Last week, in a speech at Syracuse University, President Barack Obama unveiled an ambitious plan to control college costs by tying federal financial aid to the performance of colleges and their progress in “helping students of all kinds of backgrounds succeed.”
Key to this plan is the development of a national metric that would provide higher education consumers with consistent, standardized measures of access, affordability and student outcomes. That means keeping track of student graduation rates, loan indebtedness, and data on graduates’ earnings and employability.
Here at Florida C.A.N.!, senior researcher Troy Miller has already developed a number of tools that help interpret these federal- and state-tracked higher education stats for Florida residents.
In March, Florida C.A.N.! “remixed” the U.S. Department of Education’s College Scorecard exclusively for Florida higher education institutions. The scorecard is an interactive website that allows students and their families to search colleges the same way they shop for books, cars, or music. You can zoom in on colleges by location, size, and major. In our Florida version, all the state’s colleges and universities appear on an interactive map, with a zoom feature, that reveals the sticker price of what families actually pay, how much students borrow, and what percentage of students actually graduate on time.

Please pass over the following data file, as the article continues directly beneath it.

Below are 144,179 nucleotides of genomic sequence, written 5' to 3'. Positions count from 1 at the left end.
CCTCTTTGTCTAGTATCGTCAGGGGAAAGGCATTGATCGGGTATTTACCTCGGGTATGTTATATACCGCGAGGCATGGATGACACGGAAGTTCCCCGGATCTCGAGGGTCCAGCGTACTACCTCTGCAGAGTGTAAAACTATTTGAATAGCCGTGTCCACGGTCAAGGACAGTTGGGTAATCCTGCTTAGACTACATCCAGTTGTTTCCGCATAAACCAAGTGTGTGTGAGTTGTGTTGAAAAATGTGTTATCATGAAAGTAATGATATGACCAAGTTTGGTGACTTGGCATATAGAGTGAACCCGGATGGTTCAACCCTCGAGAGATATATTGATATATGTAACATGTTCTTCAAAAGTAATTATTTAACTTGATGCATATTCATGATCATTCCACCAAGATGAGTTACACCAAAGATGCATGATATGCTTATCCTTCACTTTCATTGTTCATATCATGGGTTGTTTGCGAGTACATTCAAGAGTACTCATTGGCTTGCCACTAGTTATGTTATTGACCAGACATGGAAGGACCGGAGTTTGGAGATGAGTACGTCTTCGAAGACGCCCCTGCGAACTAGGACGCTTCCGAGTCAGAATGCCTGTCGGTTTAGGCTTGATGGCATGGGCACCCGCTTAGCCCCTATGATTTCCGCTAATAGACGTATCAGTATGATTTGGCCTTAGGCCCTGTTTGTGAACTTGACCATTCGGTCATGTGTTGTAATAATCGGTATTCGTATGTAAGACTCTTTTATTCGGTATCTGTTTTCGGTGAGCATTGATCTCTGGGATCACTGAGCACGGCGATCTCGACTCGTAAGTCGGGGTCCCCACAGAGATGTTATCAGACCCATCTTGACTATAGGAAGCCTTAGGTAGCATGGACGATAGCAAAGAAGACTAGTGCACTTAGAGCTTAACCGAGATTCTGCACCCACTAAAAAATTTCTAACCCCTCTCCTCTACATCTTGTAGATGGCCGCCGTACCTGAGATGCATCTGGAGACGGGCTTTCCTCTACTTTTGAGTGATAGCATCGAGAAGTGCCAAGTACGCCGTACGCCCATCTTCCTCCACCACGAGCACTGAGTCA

Speaking of which, Florida C.A.N.! has also produced a useful online guide for figuring out the difference between the sticker price of a college’s published tuition and what a typical family will actually pay after financial aid is taken into account. Like everything else we do here, it’s customized for Florida colleges and universities.
Last but not least, Florida C.A.N.! has alerted readers that later this year, Florida Department of Economic Opportunity will unveil a web site revealing how graduates fare financially in the workplace after college. How do earnings pan out for the recent grad with a master’s degree in special education versus a person with an associate’s in dental hygiene? We soon shall know, thanks to a law passed in 2012 by the Florida Legislature. The data is expected to make its debut in late 2013 by way of CollegeMeasures.org, a website that has hosted other state-level economic success data by institution.